A piggy won't die in a too small cage unless it is so small it is abusive. But, unless one takes a guinea pig out regularly and frequently for free-run time (not just lap time), the guinea pig may cease to be happy and healthy. Even with the best of intentions to provide regular floor time, we are easily derailed in our busy and ever changing lives. In addition, guinea pigs like to exercise and run around on their own body clocks, not at our convenience.

Why are the cage sizes commonly quoted too small? First, the quotes have been so pervasive, they have become conventional wisdom--generally accepted guidelines--but with no reasoning or justification to back them up. Why are they generally accepted? Because that is what the experts and professionals in the books say. In addition, many internet sites, large and small, pick up the recommendations to add to their "care" information. Once you buy a cage, you want to believe that you've done the right thing, especially when you've invested a good sum of money. Let's look at the "professionals" and see how this standard came about.

First, there are the labs--the big professionals! The (broken link removed) that supply the labs sell cages that are 1 sq foot for 1 adult guinea pig. That's 12 inches by 12 inches--for their entire life. While lab cages don't really have a bearing on pets, you should know what the rock bottom minimum is for keeping an animal alive.

Now, let's move up to the breeders. Regardless of the intent of the breeder (to supply labs, pet stores, cavy fanciers, or sometimes all three), most breeders do not have a lot of room for large cages. They do not house guinea pigs as pets. Yet, who do most people look to as the experts on everything cavy? The breeders. Who writes most of the books about cavies where "proper cage sizes" are espoused? The breeders. But large cage sizes increase cost in direct expenses, labor, and maintenance. Few breeders are motivated to increase their cage sizes. </FONT>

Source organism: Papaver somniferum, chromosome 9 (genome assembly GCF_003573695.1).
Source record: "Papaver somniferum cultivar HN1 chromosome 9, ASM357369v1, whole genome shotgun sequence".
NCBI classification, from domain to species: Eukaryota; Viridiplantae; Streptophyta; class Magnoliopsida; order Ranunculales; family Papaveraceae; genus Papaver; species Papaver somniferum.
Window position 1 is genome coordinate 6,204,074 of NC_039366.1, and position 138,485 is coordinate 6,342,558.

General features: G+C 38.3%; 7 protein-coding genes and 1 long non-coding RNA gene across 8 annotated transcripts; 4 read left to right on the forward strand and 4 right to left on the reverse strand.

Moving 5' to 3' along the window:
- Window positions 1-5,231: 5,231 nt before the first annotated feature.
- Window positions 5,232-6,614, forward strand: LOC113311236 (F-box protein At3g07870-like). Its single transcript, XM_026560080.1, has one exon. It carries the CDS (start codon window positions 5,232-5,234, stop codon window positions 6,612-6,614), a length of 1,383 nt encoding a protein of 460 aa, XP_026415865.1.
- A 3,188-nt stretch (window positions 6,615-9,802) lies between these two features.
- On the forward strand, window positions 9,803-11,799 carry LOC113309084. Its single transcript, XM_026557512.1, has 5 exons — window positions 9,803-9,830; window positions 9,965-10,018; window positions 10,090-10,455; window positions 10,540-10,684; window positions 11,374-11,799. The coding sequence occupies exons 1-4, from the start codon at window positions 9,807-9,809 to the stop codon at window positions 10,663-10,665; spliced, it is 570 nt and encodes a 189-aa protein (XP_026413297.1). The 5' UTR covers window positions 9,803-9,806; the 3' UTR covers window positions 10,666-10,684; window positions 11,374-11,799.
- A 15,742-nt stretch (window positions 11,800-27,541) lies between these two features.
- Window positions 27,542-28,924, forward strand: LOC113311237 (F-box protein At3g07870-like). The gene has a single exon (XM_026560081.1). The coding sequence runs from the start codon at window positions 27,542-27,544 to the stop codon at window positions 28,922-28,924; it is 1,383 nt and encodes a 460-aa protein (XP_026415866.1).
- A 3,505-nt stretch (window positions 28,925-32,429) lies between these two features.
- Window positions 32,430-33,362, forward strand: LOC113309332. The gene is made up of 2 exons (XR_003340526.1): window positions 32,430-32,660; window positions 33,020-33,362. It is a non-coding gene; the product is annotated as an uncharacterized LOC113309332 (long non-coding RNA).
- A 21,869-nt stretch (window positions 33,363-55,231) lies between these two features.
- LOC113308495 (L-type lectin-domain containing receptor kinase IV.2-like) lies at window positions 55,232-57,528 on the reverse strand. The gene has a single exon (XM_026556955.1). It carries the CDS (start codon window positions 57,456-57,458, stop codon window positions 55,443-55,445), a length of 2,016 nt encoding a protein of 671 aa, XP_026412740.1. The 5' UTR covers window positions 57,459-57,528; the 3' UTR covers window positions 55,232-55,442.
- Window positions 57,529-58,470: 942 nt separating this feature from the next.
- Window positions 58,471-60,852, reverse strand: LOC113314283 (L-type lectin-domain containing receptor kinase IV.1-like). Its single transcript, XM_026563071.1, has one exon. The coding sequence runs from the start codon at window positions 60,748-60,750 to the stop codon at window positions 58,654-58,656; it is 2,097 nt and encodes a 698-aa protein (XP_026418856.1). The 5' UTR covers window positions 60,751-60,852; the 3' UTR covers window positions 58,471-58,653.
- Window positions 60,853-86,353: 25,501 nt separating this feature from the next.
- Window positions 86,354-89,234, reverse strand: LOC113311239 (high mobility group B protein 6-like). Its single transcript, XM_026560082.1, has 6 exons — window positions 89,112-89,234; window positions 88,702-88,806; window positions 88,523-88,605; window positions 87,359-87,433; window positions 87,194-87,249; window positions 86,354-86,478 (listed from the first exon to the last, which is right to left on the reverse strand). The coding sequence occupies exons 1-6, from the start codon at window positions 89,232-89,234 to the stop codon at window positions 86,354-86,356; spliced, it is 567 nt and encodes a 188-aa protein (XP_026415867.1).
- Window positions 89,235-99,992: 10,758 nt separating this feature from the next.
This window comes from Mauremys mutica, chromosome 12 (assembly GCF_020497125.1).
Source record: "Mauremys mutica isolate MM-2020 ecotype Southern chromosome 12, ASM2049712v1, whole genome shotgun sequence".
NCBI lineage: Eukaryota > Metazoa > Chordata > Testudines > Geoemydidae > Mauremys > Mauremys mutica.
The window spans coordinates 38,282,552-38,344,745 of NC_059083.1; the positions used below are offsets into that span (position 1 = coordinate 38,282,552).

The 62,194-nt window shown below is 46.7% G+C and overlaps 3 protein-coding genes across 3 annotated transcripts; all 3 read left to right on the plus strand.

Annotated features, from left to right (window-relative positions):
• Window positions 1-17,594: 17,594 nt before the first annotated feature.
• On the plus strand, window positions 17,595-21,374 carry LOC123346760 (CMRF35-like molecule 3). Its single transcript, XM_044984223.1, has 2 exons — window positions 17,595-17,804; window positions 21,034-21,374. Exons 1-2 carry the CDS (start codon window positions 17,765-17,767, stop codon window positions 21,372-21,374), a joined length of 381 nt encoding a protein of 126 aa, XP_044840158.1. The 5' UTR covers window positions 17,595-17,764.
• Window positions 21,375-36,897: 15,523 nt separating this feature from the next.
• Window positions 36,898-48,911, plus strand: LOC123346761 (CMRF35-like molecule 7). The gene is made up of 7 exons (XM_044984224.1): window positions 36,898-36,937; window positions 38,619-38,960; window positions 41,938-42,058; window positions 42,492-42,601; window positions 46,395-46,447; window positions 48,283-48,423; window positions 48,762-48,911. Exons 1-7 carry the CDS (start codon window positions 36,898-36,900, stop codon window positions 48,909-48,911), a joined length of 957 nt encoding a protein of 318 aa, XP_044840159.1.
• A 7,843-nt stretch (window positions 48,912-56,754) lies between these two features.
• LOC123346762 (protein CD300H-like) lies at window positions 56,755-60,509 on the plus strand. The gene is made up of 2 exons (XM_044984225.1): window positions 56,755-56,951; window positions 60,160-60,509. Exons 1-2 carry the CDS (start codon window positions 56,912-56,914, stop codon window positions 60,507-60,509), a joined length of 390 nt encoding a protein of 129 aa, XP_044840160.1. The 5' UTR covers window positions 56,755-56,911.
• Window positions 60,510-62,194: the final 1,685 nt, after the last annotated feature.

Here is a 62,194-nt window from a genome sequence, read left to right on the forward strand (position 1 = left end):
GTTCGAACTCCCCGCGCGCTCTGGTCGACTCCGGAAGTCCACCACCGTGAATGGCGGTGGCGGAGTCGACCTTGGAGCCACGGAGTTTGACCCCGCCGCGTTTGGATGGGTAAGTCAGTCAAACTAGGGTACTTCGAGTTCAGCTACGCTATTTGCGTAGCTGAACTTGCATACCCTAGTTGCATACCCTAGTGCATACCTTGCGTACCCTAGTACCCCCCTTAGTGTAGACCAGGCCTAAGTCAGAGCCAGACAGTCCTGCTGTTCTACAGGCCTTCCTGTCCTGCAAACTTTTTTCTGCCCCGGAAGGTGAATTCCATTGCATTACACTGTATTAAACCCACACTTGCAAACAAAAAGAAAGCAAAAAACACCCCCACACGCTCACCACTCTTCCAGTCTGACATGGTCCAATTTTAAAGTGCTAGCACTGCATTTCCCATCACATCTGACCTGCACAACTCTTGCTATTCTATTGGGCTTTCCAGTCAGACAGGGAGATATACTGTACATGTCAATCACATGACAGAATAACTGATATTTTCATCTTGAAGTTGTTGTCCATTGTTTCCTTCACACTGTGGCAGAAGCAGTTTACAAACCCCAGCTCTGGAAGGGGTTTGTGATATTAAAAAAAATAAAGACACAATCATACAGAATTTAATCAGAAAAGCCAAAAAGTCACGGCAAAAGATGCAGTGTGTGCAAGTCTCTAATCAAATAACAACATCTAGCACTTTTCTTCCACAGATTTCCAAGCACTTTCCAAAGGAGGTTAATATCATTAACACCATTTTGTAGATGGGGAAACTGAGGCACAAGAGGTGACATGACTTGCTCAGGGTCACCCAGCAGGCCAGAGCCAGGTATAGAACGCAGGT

Where are many of the popular cavy books sold? At the pet stores. Pet stores sell cages. They sell cages that are easily mass produced, shipped, and stocked on the shelves of the average pet store. There are many examples of popular cavy books that are authored by breeders and published by companies that distribute the books in pet stores. Most of the books have photos of typical pet store cages and recommend the cage sizes to match.

A larger cage gives your cavy a happier and healthier life. And if you can support a cageless environment where the piggies have the run of a room or big area in the home, that is even better! Try it out and let us know how your guinea pigs like the larger setup. Photos of your cages are always welcome!
 
Just as an aside, I used to lie in bed at night and dream up elaborate designs for cool guinea pig cages out of plexiglas. I'd try to think of all the issues, ease of access, cleaning, expanding, etc. Would have cost me a small fortune to have one custom made.

I have home videos of our early cages. Some day, I'll put them on the computer.
 
Yes, it had me curious also as to where the initial idea originated. Great reading, and by the interest shown around the world has certainly proven to be a great idea :)

I do, however, know someone who has used the "grids" as cavy housing since 1995/96.

Matt
 
CavySpirit said:
Just as an aside, I used to lie in bed at night and dream up elaborate designs for cool guinea pig cages out of plexiglas. I'd try to think of all the issues, ease of access, cleaning, expanding, etc. Would have cost me a small fortune to have one custom made.

Just look at where all your dreaming got you...tons of people who are VERY appreciative, thousands of VERY happy guinea pigs who are enjoying large, safe and fun cages, as well as this very successful web site/forum. You should be very proud of yourself! Thanks for all that you did and still do!
 
And your idea has spread around the world!